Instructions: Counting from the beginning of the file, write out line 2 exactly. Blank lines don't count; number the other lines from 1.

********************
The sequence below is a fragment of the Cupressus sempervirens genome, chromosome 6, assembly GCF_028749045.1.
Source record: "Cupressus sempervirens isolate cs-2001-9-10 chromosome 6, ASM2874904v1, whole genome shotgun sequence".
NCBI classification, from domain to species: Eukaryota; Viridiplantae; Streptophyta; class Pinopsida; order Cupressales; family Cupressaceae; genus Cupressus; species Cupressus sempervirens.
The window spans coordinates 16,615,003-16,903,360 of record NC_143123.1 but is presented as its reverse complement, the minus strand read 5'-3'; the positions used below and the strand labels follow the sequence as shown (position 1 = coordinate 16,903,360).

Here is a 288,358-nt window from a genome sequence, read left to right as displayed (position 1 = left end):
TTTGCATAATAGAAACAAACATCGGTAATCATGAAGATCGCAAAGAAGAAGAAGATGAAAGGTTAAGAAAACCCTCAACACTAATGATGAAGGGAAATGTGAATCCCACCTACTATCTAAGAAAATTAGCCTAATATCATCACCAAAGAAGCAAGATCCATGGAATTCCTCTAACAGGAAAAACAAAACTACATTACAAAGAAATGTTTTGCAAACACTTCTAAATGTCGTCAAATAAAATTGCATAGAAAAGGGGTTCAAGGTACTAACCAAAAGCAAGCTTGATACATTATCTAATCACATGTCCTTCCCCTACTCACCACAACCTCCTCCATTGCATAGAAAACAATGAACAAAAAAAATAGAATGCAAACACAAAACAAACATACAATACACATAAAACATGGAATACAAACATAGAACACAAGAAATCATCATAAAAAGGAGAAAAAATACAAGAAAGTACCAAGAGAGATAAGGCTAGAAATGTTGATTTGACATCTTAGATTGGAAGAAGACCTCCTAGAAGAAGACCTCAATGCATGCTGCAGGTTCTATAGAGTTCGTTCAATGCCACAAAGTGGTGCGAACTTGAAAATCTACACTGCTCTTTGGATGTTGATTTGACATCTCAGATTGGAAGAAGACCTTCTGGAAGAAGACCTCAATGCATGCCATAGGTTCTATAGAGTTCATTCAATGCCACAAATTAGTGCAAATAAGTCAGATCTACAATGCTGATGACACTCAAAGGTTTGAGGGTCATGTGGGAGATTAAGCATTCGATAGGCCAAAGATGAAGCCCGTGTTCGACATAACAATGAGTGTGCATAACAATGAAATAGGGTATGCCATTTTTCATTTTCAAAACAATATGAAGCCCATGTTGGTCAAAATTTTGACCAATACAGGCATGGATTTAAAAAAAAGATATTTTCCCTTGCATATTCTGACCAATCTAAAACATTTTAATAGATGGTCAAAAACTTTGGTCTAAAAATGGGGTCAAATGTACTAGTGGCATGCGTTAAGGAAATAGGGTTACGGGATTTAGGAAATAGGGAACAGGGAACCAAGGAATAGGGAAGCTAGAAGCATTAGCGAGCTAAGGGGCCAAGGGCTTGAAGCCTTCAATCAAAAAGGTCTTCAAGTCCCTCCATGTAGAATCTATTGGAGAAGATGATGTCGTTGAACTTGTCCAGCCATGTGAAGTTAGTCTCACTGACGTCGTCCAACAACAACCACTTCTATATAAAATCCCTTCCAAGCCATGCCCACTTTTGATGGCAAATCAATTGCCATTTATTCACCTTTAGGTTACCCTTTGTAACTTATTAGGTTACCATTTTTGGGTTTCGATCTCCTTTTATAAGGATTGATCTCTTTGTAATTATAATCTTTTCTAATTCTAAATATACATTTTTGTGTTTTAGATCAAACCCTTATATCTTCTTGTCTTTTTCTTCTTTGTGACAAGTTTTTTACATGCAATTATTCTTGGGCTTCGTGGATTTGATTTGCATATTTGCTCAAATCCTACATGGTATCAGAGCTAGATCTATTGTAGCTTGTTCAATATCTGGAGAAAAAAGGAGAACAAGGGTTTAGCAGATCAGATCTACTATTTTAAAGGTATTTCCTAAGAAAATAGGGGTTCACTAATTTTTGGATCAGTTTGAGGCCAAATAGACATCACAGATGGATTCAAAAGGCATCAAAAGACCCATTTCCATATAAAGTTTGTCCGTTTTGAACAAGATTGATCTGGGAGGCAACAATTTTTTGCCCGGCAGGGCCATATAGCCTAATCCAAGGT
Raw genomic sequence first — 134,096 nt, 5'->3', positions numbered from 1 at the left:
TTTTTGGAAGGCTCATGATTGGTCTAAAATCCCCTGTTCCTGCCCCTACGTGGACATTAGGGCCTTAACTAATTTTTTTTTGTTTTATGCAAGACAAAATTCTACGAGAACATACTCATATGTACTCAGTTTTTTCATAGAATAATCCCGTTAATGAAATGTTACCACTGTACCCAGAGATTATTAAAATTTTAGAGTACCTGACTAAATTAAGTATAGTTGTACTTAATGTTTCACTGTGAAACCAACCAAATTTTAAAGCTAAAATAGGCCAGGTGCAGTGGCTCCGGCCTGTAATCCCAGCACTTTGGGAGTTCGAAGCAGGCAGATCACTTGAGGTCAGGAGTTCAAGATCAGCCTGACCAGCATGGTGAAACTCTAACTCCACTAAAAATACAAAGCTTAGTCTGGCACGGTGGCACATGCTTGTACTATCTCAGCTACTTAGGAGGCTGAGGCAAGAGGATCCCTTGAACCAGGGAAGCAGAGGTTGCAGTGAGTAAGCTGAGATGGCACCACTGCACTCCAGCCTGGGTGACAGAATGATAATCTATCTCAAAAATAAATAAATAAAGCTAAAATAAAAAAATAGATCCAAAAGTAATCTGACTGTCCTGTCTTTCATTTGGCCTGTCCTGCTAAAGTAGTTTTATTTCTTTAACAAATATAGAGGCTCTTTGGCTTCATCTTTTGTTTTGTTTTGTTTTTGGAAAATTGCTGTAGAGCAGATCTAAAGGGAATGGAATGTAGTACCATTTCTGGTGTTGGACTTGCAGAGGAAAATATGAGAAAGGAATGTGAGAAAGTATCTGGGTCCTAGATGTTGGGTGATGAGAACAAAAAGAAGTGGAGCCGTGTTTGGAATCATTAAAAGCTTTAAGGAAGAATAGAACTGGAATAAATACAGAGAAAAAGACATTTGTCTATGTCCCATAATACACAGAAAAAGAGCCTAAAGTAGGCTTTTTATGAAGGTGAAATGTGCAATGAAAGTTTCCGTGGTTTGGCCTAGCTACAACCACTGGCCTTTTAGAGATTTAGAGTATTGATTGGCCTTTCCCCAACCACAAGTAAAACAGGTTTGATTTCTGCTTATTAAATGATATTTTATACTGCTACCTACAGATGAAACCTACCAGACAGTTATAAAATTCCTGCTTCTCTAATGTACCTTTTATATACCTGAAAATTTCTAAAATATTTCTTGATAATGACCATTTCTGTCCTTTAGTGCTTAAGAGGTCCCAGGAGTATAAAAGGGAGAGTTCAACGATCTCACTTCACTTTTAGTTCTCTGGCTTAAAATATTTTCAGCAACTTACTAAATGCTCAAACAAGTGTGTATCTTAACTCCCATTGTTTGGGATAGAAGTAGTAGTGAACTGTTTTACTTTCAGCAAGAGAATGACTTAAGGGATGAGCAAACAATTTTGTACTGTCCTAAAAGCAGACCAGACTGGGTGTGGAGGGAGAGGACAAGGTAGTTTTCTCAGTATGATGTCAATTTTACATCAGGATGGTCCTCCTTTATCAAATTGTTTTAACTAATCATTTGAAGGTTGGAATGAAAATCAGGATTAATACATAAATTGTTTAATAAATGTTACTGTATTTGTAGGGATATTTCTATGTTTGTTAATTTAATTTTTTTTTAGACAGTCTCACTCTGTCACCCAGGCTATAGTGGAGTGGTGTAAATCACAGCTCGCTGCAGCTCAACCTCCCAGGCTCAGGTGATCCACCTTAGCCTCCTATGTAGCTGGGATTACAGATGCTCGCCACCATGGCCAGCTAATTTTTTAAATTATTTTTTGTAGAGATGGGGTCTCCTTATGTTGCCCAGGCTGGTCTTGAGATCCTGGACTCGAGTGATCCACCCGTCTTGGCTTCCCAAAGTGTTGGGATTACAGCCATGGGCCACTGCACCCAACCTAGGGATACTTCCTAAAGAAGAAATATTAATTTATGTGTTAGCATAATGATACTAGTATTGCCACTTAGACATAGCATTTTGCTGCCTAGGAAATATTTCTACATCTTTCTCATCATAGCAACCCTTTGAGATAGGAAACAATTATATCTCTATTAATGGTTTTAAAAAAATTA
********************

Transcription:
Source record: "Cupressus sempervirens isolate cs-2001-9-10 chromosome 6, ASM2874904v1, whole genome shotgun sequence".